As Adam Mogilevsky researched potential projects to teach remotely last spring, any initial panic he felt was replaced by inspiration.
Mogilevsky, a seventh- through ninth-grade Humanities teacher at Ryan Banks Academy in Chicago, found himself drawn to a Summit Learning project called “Justices and Injustices.”
“Because of the pandemic I knew I had to get creative and think, ‘What’s going to pull them in, engage them and essentially inspire them to speak on things that touch their hearts?’” Mogilevsky said. “And luckily Summit had this unit that I hadn’t seen before. I read through it and was like, ‘Yes, we can definitely do this.’”
Mogilevsky was excited by the “Justices and Injustices” project because it accomplished his goal of providing equitable education virtually in an engaging way. He loved the idea of using examples of injustices from the past to show students the power of taking action to pursue justice in the present.
Students began the project by reading and exploring famous letters or speeches from people who stood up and fought for something they believed was unfair. That included a speech from Harriet Tubman, who escaped slavery and became a leading abolitionist and activist in the 1800s. They also engaged in a powerful discussion about imperialism after studying a letter that Queen Liliuokalani of Hawaii wrote to the U.S. government in 1897 to protest the annexation of Hawaii.
But rather than spend too much time focused on historical figures and issues, the project’s plans included ways for students to connect their research with relevant topics happening throughout the country today.
“More than ever before, our students need us to make sense of the world,” Mogilevsky said. “This content opens that door for them to see the bigger picture so they can address it in their generation.”
Students chose one current issue that they personally perceived to be an injustice and explored it further. Inspired by the historic letters they studied, the seventh-graders thoughtfully wrote a letter about their injustice and addressed it to someone in power in the hopes of making a positive difference.
The topics ranged from animal rights, LGBTQ equality, racism, and police brutality.
“It really stood out to me that the kids were really into it, which was good because we were concerned about what attendance would look like for student engagement,” Mogilevsky said. “So this really opened a door for some tough conversations to be had that were important.”
At the start of the project, Mogilevsky told his class that “history has always found itself repeating.” He was speaking generally, but he had a feeling that a potential issue could arise in the news given the heightened emotions that came from a country on lockdown.
“As we were proceeding in this pandemic, I thought something else would eventually occur and of course it did,” Mogilevsky said.
After George Floyd, a Black male, was killed by a white police officer in Minnesota in May, the voices of uprising against racism led to nationwide protests and powerful discussions in classrooms around equity and institutional oppression. That was especially the case for Mogilevsky’s students who were already focusing on the injustices of racism and police brutality for their project.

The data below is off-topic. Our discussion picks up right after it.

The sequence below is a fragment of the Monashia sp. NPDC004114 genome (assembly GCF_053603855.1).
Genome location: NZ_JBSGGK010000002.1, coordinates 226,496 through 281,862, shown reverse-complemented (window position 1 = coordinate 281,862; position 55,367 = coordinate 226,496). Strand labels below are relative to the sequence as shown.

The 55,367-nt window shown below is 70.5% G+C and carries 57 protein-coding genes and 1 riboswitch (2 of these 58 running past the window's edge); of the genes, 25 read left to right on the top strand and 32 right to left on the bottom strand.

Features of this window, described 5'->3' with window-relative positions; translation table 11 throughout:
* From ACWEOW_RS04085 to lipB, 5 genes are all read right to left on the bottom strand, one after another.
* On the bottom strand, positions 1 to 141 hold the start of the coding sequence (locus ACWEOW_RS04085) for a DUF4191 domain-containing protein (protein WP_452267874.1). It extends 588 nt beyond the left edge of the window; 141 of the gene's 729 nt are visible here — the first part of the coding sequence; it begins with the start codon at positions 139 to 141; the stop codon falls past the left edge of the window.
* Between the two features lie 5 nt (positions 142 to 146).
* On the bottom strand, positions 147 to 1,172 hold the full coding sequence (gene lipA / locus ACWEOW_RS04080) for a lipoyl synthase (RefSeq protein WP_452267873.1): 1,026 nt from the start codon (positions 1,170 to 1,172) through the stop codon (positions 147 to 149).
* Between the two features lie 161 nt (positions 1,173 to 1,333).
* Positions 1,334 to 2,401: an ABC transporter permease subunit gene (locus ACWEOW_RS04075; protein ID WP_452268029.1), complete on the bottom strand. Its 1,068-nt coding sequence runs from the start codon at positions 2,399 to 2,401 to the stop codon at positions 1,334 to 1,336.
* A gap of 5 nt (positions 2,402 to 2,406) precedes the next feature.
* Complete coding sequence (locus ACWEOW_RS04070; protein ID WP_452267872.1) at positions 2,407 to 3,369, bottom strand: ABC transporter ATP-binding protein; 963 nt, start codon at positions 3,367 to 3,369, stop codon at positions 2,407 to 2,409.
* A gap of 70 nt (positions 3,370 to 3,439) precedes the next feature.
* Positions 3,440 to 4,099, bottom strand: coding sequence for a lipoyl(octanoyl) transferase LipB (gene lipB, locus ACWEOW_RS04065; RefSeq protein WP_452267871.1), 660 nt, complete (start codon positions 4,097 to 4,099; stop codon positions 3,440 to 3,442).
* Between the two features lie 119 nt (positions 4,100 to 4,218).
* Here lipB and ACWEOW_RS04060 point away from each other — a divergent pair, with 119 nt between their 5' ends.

“A lot of kids were more willing and more open to address what they were facing today and some of the things they were seeing,” Mogilevsky said. “Ultimately, it gave them a deeper understanding of the systemic and institutional occurrences within our society. We can’t fix these issues unless we actively try to find the solution or the issue that created it.”
After writing letters to people in power – including Chicago Mayor Lori Lightfoot and Illinois state legislators – the students ended the project by presenting their injustice to their classmates.
Destini Chambers, a student who focused on injustices related to animal abuse, said a profound lesson she took away from the project was how shining a light on one injustice helps impact justice on a larger scale.
“The new information I learned was about how animal rights abuse impacts society as a whole,” Chambers said. “I enjoyed learning specifically about PETA and how we each play an individual role in ensuring animal rights.”
Along with raising awareness for a cause, students gained practical skills that Mogilevsky expects to pay dividends in the years to come. They learned how to write an argumentative claim and organize a letter to include proper transitions, cohesion, and structure.
“I would say this was a big hit because I saw them thinking things through and expanding upon topics that kids probably wouldn’t regularly discuss,” Mogilevsky said. “They did the work and they enjoyed it.”
The “Justices and Injustices” project is part of Summit Learning’s mission to provide culturally sustaining curriculum that reflects and honors the identities of students and the diversity of schools.
With Ryan Banks Academy remaining in distance learning to open the 2020-21 school year, Mogilevsky is eager to find another culturally-relevant project to engage his students and is hopeful more schools will do the same.
“If you are feeling uncomfortable about a topic that relates to diversity, equity, and inclusion – good,” Mogilevsky said. “Explore that uncomfortability, find the root of that issue, and resolve it. Your students need you to show up for them.
“Your content should make every student in that classroom feel seen, heard, supported, and uplifted.”